A love of nature, music and the wonder of space were instilled in Mary Jo Sharp from her earliest days in Beaverton, OR. She was taught to ask big questions by her father, an avowed atheist, but those questions have served her well and she now invites others to ask questions and see the truth of God through a collaborative effort of videos called Darkroom Faith, which are newly available.
“Both my parents loved the arts and inspired me to consider the world I would live in while we enjoyed the symphony, ballet and Shakespeare,” said Sharp. “I would often ponder what we are here for.”
It was her high school band director that felt burdened to share his faith with her and gifted Sharp a Bible her senior year before she headed to college for a music education degree.
“I started reading the Bible and couldn’t put it down as I saw a keen sense of justice and it made sense of morality,” Sharpe stated. “It drew me toward ‘right’ and I went to college exploring faith.”
Sharp did explore spiritual principles and professed her decision to follow Jesus, even as her family questioned her decision. As she married her husband, Roger, and he assumed the role of youth minister in the church they attended and she began to see real problems in the church in hypocritical, judgmental lifestyles and antithetical principles of life in those who professed devotion to Jesus.
“I knew that was what Jesus accused the Pharisees of and was wresting and wondered what I got myself into as my husband was called to ministry, so started investigating on my own,” Sharp said. “I read books such as The Case for Christ and then researched atheists and heard their debates with Christians. Although this can be a hot topic word, I went through a process of deconstruction to find out what the core truth is.”
She soon realized the atheist argument was not strong and the historical truth of Jesus resurrected bolstered her beliefs. After her husband completed seminary, Sharp began a master degree in apologetics at Biola University, an intellectual defense of the truth of the gospel.
Through a blog defending the resurrection called Confident Christianity, Sharp was launched into the public eye and started an apologetics ministry which led to various debates, including with those of the Muslim faith.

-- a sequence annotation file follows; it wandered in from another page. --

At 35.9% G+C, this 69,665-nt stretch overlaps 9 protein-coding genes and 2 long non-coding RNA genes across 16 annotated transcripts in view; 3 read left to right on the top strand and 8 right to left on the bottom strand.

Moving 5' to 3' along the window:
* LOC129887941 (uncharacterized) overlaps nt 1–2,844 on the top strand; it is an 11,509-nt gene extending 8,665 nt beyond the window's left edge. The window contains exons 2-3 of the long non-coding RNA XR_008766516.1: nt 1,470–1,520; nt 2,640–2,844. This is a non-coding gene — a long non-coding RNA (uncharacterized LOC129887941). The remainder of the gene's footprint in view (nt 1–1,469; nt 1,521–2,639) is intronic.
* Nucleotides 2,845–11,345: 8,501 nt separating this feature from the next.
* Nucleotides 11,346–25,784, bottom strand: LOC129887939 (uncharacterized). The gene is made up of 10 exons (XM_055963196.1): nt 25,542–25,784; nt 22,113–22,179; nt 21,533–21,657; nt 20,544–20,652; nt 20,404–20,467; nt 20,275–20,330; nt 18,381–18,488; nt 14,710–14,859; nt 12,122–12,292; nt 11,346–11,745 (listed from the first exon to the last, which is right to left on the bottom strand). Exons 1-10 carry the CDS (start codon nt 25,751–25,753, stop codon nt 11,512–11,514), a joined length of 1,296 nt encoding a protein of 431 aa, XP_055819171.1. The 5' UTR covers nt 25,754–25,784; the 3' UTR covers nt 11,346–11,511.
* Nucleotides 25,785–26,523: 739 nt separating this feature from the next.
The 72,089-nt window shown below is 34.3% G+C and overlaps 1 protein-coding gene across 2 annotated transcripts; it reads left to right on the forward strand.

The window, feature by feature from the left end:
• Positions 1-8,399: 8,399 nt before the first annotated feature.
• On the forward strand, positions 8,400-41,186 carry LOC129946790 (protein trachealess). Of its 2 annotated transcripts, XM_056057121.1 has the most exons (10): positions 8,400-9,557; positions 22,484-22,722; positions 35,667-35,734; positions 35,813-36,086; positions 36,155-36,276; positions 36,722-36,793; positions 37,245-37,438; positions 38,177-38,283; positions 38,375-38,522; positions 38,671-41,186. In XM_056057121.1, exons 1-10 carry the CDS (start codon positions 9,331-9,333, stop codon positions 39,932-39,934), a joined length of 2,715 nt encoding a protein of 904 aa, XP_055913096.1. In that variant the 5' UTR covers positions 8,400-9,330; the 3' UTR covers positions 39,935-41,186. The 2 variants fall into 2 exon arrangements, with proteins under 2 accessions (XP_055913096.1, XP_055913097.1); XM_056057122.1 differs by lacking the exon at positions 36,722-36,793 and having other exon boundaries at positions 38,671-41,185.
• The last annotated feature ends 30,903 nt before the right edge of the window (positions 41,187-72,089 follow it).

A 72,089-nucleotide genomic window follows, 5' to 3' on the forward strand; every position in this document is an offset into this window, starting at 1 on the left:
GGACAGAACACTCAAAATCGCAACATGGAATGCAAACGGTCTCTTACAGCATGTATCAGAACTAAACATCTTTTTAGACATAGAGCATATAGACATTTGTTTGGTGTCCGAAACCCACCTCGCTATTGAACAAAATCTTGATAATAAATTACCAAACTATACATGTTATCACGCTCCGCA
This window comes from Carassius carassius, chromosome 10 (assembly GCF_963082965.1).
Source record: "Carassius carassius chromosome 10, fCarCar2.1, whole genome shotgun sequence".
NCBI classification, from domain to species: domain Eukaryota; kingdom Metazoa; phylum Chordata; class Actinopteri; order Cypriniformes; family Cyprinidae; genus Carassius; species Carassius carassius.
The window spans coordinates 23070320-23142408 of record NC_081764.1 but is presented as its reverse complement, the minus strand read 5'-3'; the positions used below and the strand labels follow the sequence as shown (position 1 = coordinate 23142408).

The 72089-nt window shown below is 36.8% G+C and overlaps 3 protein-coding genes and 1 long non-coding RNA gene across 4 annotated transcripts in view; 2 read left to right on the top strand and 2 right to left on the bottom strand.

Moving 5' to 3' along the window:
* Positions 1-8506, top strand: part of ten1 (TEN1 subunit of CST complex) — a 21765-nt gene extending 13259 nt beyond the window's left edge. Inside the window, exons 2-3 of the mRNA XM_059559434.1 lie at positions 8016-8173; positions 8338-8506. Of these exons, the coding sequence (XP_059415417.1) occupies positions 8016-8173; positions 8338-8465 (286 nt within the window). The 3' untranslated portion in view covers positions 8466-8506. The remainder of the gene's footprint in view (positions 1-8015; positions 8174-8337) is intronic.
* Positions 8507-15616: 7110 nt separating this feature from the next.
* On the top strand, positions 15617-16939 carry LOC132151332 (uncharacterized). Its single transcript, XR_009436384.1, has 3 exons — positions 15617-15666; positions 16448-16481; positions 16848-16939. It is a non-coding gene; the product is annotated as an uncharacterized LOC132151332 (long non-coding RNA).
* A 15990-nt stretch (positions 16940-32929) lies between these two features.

Sharp is currently an apologetics professor at Houston Baptist University, which allows her to live in Oregon and teach remotely. In addition, she has an active speaking ministry and is an author of several books, including Defending the Faith, Why Do You Believe That, Living in Truth, and her most recent –Why I Still Believe.
“I am involved with a group in Houston that realized Gen Z students didn’t have a visually appealing platform that would grab their attention with questions about faith,” Sharp stated. “Initially I was critiquing material for them because I have a heart for Gen Z. I eventually became director of content and we hired a production company to tell collected stories of Gen Z students and what they struggle with about faith.
“Every video is a narrative of someone’s real story that we address and offer full curriculum if groups want to use it for further discussion.”
Donors have funded the endeavor to allow individuals and groups use of the material free of charge so there are no roadblocks to faith, according to Sharp.
“We don’t want to lecture, so this is invitational and can become student-owned learning,” Sharp said. “We don’t want to push too hard yet offer these truths to as many churches as. Doubt, faith and science are real, yet this is what the church is here for. We used actors to portray these real individuals with questions and we had the best conversations with the actors about faith issues while on set.”
The first three videos became available in May, and a new one will be released each following month. Those interested can visit www.darkroomfaith.com for more information.
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